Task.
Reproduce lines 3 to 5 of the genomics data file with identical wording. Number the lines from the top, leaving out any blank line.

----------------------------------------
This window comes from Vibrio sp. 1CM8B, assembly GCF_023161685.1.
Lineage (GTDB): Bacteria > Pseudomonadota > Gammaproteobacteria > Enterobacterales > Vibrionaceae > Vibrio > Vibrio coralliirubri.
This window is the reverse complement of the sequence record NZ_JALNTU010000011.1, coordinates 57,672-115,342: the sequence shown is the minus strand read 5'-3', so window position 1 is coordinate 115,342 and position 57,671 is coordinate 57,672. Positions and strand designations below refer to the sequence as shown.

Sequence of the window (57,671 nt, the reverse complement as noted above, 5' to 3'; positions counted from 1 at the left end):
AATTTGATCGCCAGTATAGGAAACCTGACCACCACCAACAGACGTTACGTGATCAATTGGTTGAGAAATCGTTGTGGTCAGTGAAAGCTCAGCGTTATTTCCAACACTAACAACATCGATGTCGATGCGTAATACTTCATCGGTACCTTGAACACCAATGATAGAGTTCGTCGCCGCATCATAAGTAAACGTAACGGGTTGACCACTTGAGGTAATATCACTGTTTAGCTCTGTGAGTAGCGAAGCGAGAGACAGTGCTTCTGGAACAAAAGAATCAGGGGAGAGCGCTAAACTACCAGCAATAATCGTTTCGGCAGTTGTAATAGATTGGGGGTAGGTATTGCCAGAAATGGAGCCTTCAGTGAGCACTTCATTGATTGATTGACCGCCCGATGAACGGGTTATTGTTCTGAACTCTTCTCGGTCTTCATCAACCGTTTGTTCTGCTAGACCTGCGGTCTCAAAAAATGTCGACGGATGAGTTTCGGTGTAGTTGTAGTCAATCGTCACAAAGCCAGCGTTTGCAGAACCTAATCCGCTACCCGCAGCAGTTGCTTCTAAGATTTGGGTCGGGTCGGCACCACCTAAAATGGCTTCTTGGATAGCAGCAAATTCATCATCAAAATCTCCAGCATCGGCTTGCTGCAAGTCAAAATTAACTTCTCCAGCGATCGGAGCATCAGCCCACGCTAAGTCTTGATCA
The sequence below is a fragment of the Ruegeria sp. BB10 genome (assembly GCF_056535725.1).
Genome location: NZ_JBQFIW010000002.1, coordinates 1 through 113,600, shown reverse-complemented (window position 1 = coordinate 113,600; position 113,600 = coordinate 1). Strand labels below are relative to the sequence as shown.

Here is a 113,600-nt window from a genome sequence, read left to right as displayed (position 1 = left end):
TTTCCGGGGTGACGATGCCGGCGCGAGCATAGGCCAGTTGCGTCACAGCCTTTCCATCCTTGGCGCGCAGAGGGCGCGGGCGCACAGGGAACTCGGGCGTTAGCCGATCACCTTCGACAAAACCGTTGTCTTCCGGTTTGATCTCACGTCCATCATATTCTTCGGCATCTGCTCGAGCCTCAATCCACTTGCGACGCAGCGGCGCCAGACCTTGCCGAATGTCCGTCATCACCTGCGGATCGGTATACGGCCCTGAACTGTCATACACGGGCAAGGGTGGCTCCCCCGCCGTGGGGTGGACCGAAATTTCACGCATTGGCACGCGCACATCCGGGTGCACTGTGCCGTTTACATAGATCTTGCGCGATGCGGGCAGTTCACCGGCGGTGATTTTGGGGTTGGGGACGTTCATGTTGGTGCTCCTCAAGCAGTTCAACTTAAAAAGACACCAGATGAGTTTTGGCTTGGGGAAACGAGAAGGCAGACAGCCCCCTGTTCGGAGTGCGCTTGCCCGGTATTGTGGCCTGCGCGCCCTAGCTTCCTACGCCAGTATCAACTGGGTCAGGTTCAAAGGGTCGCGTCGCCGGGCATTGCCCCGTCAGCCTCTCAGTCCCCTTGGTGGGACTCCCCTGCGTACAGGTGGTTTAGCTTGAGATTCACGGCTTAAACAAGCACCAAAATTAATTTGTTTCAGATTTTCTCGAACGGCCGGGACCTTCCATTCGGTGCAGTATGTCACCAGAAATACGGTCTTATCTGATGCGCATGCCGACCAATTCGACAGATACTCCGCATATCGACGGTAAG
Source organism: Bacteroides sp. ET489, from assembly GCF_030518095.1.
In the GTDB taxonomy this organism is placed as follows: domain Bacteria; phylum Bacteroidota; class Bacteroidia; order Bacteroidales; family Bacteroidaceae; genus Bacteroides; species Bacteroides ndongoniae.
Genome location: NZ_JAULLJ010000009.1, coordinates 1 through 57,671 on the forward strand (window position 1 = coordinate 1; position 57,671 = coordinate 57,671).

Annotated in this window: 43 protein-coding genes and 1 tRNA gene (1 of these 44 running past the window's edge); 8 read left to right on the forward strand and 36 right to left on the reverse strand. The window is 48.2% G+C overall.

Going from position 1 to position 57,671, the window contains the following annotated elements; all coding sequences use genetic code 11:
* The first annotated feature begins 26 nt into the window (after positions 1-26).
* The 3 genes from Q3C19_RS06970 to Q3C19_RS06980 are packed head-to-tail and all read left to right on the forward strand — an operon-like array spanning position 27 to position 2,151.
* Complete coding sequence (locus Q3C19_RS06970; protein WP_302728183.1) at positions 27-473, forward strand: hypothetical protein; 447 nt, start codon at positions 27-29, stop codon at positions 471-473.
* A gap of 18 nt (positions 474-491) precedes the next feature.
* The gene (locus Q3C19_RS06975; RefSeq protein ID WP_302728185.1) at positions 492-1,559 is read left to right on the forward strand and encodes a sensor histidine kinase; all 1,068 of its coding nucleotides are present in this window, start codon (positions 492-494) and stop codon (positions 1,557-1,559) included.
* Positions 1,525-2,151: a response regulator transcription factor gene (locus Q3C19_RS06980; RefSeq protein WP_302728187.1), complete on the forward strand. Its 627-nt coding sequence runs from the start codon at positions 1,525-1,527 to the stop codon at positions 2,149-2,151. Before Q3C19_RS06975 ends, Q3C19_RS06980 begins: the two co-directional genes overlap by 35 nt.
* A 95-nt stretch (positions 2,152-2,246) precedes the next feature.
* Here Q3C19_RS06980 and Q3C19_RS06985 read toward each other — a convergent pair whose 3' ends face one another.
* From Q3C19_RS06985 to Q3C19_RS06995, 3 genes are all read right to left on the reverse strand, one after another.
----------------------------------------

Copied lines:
This window is the reverse complement of the sequence record NZ_JALNTU010000011.1, coordinates 57,672-115,342: the sequence shown is the minus strand read 5'-3', so window position 1 is coordinate 115,342 and position 57,671 is coordinate 57,672. Positions and strand designations below refer to the sequence as shown.

Sequence of the window (57,671 nt, the reverse complement as noted above, 5' to 3'; positions counted from 1 at the left end):
AATTTGATCGCCAGTATAGGAAACCTGACCACCACCAACAGACGTTACGTGATCAATTGGTTGAGAAATCGTTGTGGTCAGTGAAAGCTCAGCGTTATTTCCAACACTAACAACATCGATGTCGATGCGTAATACTTCATCGGTACCTTGAACACCAATGATAGAGTTCGTCGCCGCATCATAAGTAAACGTAACGGGTTGACCACTTGAGGTAATATCACTGTTTAGCTCTGTGAGTAGCGAAGCGAGAGACAGTGCTTCTGGAACAAAAGAATCAGGGGAGAGCGCTAAACTACCAGCAATAATCGTTTCGGCAGTTGTAATAGATTGGGGGTAGGTATTGCCAGAAATGGAGCCTTCAGTGAGCACTTCATTGATTGATTGACCGCCCGATGAACGGGTTATTGTTCTGAACTCTTCTCGGTCTTCATCAACCGTTTGTTCTGCTAGACCTGCGGTCTCAAAAAATGTCGACGGATGAGTTTCGGTGTAGTTGTAGTCAATCGTCACAAAGCCAGCGTTTGCAGAACCTAATCCGCTACCCGCAGCAGTTGCTTCTAAGATTTGGGTCGGGTCGGCACCACCTAAAATGGCTTCTTGGATAGCAGCAAATTCATCATCAAAATCTCCAGCATCGGCTTGCTGCAAGTCAAAATTAACTTCTCCAGCGATCGGAGCATCAGCCCACGCTAAGTCTTGATCA